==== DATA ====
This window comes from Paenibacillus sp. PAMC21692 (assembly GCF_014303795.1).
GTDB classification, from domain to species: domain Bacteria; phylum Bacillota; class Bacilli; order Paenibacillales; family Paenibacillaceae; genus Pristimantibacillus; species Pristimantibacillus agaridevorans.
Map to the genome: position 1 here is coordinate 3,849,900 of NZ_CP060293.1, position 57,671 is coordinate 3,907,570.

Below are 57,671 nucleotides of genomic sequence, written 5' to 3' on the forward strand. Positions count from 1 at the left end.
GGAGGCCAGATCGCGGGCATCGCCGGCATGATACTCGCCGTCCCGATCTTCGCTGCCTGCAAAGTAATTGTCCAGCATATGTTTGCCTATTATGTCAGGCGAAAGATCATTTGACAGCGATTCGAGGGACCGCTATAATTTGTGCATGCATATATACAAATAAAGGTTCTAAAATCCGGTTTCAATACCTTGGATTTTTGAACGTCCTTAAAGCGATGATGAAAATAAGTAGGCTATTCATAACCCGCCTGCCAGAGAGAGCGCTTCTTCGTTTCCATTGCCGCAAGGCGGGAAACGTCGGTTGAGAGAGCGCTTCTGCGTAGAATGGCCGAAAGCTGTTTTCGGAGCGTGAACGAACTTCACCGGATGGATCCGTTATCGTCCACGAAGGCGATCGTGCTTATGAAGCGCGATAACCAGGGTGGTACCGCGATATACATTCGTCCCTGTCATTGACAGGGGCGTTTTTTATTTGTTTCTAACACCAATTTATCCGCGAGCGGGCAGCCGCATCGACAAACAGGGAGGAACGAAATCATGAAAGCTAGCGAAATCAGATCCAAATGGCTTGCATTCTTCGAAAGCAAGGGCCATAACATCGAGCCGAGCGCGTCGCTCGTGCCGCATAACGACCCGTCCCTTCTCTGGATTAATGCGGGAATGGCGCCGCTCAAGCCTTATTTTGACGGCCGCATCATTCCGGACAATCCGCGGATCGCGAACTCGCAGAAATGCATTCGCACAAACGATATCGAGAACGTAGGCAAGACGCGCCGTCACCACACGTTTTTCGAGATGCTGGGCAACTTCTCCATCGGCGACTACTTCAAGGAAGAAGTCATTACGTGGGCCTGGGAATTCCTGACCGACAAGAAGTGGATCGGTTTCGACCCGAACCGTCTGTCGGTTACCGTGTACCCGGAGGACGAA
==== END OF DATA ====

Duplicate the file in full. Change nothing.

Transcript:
This window comes from Paenibacillus sp. PAMC21692 (assembly GCF_014303795.1).
GTDB classification, from domain to species: domain Bacteria; phylum Bacillota; class Bacilli; order Paenibacillales; family Paenibacillaceae; genus Pristimantibacillus; species Pristimantibacillus agaridevorans.
Map to the genome: position 1 here is coordinate 3,849,900 of NZ_CP060293.1, position 57,671 is coordinate 3,907,570.

Below are 57,671 nucleotides of genomic sequence, written 5' to 3' on the forward strand. Positions count from 1 at the left end.
GGAGGCCAGATCGCGGGCATCGCCGGCATGATACTCGCCGTCCCGATCTTCGCTGCCTGCAAAGTAATTGTCCAGCATATGTTTGCCTATTATGTCAGGCGAAAGATCATTTGACAGCGATTCGAGGGACCGCTATAATTTGTGCATGCATATATACAAATAAAGGTTCTAAAATCCGGTTTCAATACCTTGGATTTTTGAACGTCCTTAAAGCGATGATGAAAATAAGTAGGCTATTCATAACCCGCCTGCCAGAGAGAGCGCTTCTTCGTTTCCATTGCCGCAAGGCGGGAAACGTCGGTTGAGAGAGCGCTTCTGCGTAGAATGGCCGAAAGCTGTTTTCGGAGCGTGAACGAACTTCACCGGATGGATCCGTTATCGTCCACGAAGGCGATCGTGCTTATGAAGCGCGATAACCAGGGTGGTACCGCGATATACATTCGTCCCTGTCATTGACAGGGGCGTTTTTTATTTGTTTCTAACACCAATTTATCCGCGAGCGGGCAGCCGCATCGACAAACAGGGAGGAACGAAATCATGAAAGCTAGCGAAATCAGATCCAAATGGCTTGCATTCTTCGAAAGCAAGGGCCATAACATCGAGCCGAGCGCGTCGCTCGTGCCGCATAACGACCCGTCCCTTCTCTGGATTAATGCGGGAATGGCGCCGCTCAAGCCTTATTTTGACGGCCGCATCATTCCGGACAATCCGCGGATCGCGAACTCGCAGAAATGCATTCGCACAAACGATATCGAGAACGTAGGCAAGACGCGCCGTCACCACACGTTTTTCGAGATGCTGGGCAACTTCTCCATCGGCGACTACTTCAAGGAAGAAGTCATTACGTGGGCCTGGGAATTCCTGACCGACAAGAAGTGGATCGGTTTCGACCCGAACCGTCTGTCGGTTACCGTGTACCCGGAGGACGAA